Concerning the Practicum of Good Humor

I was chatting with a friend recently. This was an actual friend, not a pixel “friend,” such as someone on Facebook you’ve never actually met, or might have known years ago but you never talk on the phone or sit across a table from one another. Such a person I would call a “pen pal,” or updating that for the Age of Information, a “pixel pal.” Words are important.

My friend and I were discussing what we observe to be a decline of laughter in younger generations. We decided that maybe they’re laughing on the inside. Perhaps their laughter, like so many other things, is pixelated, manifesting in LOL abbreviations or emojis rather than contractions of the diaphragm and an exercise of the abdominal muscles. I know the traditional type of laughter is healthy for body, mind and spirit. I’m not sure that clicking and finger poking is, but what do I really know? I’m not an expert associate professor at a junior college to be quoted by mainstream media in the continuing narrative of the falling sky.

“She spends a lot of time up in her room on the phone,” said my friend of his daughter. “Sometimes she has company but I don’t hear them laughing like we used to when we were that age.” He was talking about the red faced, belly laughing, can’t-catch-your-breath type of laughter that is both cause and effect of a good friendship.

Upon reflection we had to agree that we also don’t laugh like that as much as we once did. (I was trying to be kind. Tracey and I frequently laugh out loud with each other but I didn’t want my friend to feel bad.) A common but unfortunate side effect of “adulting” is the loss of that very innocence and trust we all strive to provide for our children, without which good natured silliness and abandon is difficult.

It’s hard to exercise the abdomen with a good belly laugh with the weight of a billion pixels laying across your chest, and so many, perhaps a majority of us who consume media are hooked on the dangerous drug of feeling upset and angry. “I may be vile and pernicious, but you can’t look away,” wrote Frank Zappa, and we look from dawn to dusk, at the breakfast table and in the bedroom.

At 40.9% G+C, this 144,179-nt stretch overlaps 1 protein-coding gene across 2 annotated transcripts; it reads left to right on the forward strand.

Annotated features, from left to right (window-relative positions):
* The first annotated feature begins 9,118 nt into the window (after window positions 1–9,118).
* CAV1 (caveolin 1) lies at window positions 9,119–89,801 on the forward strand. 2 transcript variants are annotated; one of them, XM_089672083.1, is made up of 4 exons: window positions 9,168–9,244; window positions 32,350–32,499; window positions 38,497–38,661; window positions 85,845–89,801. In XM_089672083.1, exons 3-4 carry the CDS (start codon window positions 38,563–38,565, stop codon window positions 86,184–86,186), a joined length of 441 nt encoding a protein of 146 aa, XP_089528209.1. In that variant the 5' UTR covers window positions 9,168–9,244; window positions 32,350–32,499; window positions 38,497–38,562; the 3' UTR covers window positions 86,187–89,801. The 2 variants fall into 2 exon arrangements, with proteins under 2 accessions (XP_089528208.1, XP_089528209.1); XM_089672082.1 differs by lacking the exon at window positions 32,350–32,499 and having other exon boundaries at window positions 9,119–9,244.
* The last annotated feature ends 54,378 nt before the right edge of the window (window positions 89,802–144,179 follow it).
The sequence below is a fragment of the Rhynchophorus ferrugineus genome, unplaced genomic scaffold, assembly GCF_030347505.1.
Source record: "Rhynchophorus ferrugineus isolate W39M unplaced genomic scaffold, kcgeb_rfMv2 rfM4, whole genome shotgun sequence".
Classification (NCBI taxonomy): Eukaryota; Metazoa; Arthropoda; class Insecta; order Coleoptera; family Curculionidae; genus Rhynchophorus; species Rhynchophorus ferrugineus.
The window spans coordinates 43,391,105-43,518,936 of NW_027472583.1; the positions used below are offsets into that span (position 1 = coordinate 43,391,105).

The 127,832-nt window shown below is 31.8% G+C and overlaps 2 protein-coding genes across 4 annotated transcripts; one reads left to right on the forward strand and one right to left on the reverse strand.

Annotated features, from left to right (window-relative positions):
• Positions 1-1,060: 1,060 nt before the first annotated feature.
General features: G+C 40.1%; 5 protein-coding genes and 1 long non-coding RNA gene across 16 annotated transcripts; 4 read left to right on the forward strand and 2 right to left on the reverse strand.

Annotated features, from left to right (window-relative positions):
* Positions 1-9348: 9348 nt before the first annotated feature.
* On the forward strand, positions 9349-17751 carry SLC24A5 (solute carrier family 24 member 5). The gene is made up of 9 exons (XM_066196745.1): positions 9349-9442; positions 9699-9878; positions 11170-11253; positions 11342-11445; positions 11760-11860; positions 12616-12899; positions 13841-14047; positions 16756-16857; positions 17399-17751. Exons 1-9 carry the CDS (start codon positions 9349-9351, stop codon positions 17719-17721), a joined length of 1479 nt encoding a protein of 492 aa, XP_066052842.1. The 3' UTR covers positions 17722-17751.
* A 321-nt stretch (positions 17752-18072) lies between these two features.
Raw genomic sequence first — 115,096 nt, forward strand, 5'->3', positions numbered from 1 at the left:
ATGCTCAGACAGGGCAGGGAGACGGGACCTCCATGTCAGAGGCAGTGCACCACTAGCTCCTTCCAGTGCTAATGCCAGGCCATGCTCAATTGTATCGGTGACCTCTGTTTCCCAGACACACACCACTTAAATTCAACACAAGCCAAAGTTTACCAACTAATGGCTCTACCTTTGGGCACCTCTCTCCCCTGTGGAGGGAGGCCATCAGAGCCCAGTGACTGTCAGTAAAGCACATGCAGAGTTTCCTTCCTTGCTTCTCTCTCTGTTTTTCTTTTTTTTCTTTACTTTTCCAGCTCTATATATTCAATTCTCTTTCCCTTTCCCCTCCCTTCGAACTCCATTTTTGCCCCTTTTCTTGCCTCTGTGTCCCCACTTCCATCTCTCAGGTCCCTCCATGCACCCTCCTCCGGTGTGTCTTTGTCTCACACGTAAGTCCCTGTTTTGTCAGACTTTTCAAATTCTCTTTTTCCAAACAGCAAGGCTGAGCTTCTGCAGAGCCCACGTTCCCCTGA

Overall, I think the older generations still have an advantage when it comes to enjoying humor. We’re not as constrained by ever evolving language taboos and we still remember the slapstick adventures of growing up out of doors. Oh, there is plenty of laughter to be seen and heard, but I’m not talking about the snarky, SNL political derision type of humor, or studio audience humor where you never see the sign that flashes “laugh,” or award show humor where the camera pans across a field of celebrity faces opening their mouths to display their expensive dental work.

The “field” of celebrities brings to mind something I thought was funny. The School of Social Work of the University of Southern California recently announced that it was eliminating the word “field” from their curriculum, to “honor and acknowledge inclusion and reject white supremacy,” among other lofty goals. The school intends to replace the word, “field,” with “practicum.” In other news, the Estate of the Late W.C. Practicums could not be reached for comment. Amazon announced that it was considering rebranding the popular Kevin Costner movie as “Practicum of Dreams.” Future Farmers of America declined to comment.

Perhaps there is a clue here to the decline of heartfelt laughter. Younger generations are growing up and entering adulthood immersed in a sea of concerns that were absent from our own youth. They are habitual consumers of falling sky information which has escaped the containment of “news” reporting to infect all forms of social media. Not only that, but they are constrained by a host of loosely defined but tightly enforced rules about microaggression, so careful not to offend, so vulnerable to being offended.

“No one can offend you without your permission,” said a mentor to me when I had taken offense at something inconsequential. It’s ironic. There is such animosity between left and right, young and old in this time of generational change. Yet fundamentally all agree. Words are indeed important. Proverbs tells us that “Death and life are in the power of the tongue, And those who love it will eat its fruit.” The conservative balks at the efforts by the young which acknowledge this very truth. The liberal becomes a pharisee of this truth, inclusive of all but dissenting opinions. They both “eat its fruit,” but no one laughs when someone slips on the banana peel.

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